#3  The staff report once again makes very selective use of excerpts from the Comprehensive Plan.  See page 2 of the staff report.  Senior city staff including the city manager fail to ask the Council to address Comp Plan Page I-3 stating a much more important vision for neighborhoods:

The Plan establishes the physical boundaries of residential and commercial areas and sets limits where necessary to ensure that business and housing remain compatible.  It encourages commercial enterprise, but not at the expense of the City’s residential neighborhoods.‘ ”

Mr. Buchanan has written a short note about how he views the issues facing the city How Will the Palo Alto City Council Manage Opportunities Driven by the 2012-2017 Economic Boom?

Nov 182013
 

The Jay Paul Company has announced it will hold two public meetings to describe their project: a planned community development (PC rezoning) at 395 Page Mill that would add two office buildings, totaling 311,000 square feet on the same site as the 220,000 square foot AOL building, and a three story 44,500 square foot Public Safety Building (the public benefit) and associated Parking Garage opposite, at 3045 Park Boulevard.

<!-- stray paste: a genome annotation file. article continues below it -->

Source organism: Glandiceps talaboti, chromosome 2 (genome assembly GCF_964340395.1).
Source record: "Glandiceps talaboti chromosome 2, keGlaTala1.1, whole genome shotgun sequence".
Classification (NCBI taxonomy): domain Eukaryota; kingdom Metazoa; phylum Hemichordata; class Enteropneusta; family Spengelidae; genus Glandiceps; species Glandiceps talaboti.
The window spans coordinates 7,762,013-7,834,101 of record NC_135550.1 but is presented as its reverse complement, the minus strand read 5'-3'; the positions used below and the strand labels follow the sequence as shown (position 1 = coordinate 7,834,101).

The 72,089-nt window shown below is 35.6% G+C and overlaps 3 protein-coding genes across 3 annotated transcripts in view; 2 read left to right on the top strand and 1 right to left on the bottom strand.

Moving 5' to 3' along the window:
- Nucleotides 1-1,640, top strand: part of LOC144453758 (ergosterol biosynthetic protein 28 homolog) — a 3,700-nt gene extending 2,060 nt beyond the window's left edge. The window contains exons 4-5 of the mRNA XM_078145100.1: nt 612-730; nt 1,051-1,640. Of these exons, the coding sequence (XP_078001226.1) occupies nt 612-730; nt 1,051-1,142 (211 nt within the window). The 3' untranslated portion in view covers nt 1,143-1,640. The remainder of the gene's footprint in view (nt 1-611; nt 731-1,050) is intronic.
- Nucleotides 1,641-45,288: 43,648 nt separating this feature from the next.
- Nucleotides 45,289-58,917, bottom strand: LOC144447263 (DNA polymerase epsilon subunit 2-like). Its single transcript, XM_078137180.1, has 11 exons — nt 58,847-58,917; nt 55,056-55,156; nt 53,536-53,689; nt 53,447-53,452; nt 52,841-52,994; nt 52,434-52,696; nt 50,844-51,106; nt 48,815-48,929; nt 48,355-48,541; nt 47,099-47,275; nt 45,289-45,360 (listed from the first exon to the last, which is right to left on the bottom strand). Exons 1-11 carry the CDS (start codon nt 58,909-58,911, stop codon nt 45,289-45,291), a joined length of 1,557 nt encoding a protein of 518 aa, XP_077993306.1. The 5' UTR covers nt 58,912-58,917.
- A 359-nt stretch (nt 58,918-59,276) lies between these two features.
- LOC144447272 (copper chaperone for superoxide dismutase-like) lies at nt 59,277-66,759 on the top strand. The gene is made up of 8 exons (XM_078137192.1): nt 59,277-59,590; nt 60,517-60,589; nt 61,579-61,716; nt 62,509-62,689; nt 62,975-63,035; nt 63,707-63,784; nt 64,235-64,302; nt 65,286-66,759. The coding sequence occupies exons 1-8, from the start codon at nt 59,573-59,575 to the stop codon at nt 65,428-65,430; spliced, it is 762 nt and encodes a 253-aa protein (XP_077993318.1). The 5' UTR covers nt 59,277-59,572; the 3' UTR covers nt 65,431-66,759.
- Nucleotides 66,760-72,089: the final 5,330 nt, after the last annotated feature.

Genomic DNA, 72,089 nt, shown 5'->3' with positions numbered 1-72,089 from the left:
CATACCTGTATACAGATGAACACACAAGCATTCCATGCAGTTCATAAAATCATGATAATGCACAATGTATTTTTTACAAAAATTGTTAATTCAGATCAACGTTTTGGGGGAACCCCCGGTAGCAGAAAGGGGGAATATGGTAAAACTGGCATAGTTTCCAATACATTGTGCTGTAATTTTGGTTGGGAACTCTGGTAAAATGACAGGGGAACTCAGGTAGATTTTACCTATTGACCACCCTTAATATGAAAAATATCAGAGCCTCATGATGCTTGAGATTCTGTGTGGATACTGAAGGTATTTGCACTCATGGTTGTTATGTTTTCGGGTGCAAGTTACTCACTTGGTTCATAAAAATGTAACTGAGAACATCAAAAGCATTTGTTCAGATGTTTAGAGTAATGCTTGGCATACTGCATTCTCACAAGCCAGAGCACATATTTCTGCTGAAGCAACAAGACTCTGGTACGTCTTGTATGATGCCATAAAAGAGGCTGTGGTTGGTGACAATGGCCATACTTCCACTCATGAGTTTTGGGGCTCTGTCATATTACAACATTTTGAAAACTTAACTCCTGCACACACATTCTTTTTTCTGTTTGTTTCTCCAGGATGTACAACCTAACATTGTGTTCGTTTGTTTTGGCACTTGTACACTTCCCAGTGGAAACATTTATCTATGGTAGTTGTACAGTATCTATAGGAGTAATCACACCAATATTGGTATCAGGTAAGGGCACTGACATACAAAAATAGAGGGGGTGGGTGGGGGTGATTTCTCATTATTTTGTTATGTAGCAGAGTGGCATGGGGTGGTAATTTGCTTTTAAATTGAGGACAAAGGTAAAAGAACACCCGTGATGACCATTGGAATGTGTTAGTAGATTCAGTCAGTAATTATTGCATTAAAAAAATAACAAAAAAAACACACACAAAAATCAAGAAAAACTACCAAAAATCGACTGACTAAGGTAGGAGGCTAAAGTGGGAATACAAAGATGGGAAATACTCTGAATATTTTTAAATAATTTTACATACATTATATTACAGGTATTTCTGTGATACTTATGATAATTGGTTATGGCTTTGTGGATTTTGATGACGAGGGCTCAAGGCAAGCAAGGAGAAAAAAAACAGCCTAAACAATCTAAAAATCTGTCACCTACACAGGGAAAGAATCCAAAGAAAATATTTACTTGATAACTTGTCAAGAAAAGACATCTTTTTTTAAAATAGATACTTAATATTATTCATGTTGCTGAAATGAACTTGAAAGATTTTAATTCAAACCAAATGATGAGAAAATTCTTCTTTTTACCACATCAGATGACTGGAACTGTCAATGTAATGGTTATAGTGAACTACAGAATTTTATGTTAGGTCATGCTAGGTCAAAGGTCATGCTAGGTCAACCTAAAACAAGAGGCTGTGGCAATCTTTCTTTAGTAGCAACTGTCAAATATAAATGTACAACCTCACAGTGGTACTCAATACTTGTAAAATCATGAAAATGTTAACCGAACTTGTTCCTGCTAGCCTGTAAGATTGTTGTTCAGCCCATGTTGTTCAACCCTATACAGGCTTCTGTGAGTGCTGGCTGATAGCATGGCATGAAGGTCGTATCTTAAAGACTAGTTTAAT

WHEN: Nov 20th and Dec 4th, 7 PM

WHERE: main conference room 395 Page Mill Road

Ray Paul  will be there along with his architect, Tom Gilman. Also speaking will be someone from Fehr & Peers, the traffic consultants hired by the city (apparently the city is aware of this even though their report is not final), and Paul Krupka, the Traffic Demand Management TDM consultant hired by Jay Paul.

The following provided by Art Liberman…..

These new buildings would add as much office space as currently exists in all four buildings of the Palo Alto Square development – including the two 10 story buildings , while the size of the property is about half the size of Palo Alto Square.

The proposal includes 1700 parking spaces, so even though it is close to Caltrain’s California Avenue station, the project will certainly result in a huge increase in traffic in the El Camino/Page Mill/California Avenue area.